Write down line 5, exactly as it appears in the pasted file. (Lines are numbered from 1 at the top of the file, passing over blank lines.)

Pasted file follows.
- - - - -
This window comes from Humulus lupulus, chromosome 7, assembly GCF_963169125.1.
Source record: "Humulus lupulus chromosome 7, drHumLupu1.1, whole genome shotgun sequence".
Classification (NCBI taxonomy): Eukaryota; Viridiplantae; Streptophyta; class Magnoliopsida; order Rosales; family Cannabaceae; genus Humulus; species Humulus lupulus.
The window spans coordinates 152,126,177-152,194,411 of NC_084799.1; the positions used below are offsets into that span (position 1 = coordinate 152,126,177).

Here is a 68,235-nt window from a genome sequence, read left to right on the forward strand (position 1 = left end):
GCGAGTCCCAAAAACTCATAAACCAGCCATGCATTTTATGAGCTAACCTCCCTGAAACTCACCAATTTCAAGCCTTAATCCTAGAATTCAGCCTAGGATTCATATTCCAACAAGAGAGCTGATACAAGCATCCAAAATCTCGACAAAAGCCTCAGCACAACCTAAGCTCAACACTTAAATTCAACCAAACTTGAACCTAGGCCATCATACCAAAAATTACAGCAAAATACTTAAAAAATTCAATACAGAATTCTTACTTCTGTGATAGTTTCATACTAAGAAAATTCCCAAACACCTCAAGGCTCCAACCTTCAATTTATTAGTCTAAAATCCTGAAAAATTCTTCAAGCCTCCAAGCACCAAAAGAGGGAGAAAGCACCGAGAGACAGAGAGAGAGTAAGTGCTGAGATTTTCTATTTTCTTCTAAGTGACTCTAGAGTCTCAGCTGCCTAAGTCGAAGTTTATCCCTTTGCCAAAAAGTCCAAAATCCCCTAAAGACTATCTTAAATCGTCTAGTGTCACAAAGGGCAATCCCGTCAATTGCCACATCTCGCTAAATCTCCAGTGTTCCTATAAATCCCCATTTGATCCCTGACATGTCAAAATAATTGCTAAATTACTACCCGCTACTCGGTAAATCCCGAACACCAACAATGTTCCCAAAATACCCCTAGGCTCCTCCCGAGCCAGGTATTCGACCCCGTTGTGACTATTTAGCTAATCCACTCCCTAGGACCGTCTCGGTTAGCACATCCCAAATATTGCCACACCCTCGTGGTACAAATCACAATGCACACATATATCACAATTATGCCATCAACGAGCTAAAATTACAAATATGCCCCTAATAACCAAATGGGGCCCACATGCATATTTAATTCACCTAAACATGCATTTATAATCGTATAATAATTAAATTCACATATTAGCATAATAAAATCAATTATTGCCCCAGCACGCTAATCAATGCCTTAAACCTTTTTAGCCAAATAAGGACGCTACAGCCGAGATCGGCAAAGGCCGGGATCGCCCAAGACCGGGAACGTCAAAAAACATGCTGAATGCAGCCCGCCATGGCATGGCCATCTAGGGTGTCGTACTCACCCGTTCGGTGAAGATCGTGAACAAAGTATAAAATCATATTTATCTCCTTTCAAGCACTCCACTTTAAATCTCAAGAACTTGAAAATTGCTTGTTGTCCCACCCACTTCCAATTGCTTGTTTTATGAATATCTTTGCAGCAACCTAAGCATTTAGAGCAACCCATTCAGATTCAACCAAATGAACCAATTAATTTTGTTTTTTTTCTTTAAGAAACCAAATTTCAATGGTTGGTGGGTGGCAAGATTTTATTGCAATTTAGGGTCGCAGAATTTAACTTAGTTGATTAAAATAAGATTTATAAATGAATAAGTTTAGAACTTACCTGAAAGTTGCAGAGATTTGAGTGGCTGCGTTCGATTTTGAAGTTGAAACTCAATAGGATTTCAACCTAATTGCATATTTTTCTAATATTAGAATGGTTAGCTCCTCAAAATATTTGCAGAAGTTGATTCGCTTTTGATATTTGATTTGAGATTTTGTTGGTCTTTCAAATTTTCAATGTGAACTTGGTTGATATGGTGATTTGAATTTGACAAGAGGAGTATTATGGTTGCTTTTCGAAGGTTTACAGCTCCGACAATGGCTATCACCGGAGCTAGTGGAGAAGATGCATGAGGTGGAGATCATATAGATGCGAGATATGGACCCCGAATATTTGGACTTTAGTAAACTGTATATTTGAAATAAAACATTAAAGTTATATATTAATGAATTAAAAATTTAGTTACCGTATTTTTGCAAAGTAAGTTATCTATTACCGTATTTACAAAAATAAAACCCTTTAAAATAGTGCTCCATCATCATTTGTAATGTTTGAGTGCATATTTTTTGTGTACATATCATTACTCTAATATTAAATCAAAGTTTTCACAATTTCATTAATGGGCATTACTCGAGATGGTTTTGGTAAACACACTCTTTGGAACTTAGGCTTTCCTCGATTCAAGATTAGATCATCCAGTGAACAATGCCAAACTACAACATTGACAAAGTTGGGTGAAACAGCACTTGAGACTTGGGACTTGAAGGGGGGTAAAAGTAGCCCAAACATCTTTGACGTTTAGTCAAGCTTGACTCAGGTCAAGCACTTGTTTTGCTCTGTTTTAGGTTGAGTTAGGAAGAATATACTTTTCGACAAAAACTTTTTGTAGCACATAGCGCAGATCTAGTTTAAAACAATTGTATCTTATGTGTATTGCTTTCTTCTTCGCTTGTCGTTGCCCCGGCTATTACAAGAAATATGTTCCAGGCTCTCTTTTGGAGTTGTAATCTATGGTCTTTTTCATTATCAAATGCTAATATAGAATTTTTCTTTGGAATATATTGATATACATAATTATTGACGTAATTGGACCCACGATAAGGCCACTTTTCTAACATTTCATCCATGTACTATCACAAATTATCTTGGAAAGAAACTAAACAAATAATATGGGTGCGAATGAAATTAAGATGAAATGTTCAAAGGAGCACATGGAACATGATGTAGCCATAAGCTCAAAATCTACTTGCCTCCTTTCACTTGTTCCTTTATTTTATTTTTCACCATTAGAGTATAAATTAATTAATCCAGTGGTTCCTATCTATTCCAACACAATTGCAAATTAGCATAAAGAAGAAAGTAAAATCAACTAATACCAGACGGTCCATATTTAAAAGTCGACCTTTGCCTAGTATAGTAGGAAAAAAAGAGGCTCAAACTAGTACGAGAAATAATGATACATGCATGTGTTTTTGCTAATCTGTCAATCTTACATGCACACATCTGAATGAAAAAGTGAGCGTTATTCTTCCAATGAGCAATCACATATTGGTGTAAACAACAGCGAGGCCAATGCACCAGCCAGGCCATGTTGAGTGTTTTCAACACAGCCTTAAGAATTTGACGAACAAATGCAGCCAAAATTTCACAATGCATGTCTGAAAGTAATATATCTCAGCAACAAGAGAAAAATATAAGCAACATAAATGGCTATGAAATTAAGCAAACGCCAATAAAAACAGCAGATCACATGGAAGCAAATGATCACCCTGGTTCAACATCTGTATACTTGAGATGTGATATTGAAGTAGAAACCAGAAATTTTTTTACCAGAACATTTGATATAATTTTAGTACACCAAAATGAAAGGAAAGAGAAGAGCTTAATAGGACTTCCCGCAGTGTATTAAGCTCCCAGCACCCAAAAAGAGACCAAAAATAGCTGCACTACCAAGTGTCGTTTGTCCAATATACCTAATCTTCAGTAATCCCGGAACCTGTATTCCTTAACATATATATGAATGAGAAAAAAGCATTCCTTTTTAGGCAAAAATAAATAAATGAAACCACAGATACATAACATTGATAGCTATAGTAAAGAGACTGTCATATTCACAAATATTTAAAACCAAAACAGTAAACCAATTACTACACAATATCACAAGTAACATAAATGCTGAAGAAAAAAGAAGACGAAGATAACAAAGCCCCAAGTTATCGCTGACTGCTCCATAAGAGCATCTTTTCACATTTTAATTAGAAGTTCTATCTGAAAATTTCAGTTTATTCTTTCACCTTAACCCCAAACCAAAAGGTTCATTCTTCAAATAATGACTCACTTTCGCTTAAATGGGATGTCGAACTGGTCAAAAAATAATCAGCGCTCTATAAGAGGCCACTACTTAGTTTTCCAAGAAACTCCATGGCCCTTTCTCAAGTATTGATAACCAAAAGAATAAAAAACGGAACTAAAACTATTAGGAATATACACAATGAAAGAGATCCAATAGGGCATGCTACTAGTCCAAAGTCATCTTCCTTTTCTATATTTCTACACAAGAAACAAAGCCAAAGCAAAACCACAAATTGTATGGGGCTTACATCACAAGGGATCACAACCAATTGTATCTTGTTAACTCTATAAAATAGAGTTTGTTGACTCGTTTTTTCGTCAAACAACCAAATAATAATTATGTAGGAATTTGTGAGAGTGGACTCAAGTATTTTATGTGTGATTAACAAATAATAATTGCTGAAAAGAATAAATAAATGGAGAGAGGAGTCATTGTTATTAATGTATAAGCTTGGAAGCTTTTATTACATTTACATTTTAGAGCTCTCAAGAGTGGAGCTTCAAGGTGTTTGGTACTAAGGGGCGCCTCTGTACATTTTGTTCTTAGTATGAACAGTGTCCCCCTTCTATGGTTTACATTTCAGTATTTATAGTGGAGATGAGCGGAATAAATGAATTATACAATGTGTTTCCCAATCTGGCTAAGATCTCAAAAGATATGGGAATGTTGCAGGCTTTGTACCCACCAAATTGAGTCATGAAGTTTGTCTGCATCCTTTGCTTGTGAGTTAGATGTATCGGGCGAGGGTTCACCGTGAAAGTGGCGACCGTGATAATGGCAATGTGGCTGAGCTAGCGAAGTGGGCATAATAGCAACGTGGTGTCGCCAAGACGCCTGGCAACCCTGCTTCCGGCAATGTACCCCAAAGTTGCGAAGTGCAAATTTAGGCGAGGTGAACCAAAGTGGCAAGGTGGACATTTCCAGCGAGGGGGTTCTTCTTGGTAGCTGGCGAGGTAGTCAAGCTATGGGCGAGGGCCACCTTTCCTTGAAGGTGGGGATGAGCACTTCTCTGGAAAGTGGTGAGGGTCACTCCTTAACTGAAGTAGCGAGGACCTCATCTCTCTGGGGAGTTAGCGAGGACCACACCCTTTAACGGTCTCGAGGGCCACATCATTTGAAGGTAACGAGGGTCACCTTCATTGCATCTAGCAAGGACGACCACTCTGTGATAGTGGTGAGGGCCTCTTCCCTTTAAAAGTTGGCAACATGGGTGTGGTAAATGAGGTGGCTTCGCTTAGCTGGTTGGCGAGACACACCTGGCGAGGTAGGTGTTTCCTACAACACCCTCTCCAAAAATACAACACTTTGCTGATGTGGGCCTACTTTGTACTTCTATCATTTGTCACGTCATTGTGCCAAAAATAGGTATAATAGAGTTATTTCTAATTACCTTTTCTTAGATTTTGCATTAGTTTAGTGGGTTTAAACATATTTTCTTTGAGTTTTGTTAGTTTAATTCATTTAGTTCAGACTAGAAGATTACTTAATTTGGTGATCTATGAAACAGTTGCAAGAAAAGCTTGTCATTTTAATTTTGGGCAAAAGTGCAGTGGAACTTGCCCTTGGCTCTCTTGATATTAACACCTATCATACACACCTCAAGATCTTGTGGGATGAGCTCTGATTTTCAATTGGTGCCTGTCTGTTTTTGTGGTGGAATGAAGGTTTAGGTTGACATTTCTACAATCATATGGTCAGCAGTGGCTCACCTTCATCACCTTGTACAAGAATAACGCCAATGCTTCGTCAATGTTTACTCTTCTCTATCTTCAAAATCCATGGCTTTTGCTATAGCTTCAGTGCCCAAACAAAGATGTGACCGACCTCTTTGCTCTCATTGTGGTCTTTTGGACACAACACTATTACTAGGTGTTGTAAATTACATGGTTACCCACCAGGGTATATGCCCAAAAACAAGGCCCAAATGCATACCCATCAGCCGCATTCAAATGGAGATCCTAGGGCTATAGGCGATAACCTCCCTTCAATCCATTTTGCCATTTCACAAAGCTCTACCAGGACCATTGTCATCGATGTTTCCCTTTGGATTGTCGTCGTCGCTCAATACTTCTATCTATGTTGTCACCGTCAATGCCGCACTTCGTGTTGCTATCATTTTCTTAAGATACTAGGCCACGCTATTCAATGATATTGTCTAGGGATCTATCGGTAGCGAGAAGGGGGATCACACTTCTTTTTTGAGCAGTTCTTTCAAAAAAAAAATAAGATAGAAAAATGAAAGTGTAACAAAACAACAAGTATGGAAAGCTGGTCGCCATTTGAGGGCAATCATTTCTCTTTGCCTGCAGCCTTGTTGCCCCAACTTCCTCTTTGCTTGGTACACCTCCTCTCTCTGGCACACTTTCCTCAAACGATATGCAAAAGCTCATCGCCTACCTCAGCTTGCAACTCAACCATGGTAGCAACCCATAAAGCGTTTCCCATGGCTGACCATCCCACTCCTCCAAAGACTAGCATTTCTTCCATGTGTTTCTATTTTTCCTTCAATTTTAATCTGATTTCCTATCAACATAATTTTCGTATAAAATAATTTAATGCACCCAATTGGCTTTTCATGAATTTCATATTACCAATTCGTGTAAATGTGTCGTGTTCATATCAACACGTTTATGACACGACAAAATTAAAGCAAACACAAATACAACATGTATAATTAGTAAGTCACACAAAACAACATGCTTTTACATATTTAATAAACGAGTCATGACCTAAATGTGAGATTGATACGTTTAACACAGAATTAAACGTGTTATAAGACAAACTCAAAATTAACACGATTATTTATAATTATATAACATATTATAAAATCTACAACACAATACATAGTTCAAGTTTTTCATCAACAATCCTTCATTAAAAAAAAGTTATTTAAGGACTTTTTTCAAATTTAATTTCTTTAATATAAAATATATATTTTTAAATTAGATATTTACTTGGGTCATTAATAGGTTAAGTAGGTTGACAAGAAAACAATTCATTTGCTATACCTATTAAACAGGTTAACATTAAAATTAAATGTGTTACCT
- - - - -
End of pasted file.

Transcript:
Here is a 68,235-nt window from a genome sequence, read left to right on the forward strand (position 1 = left end):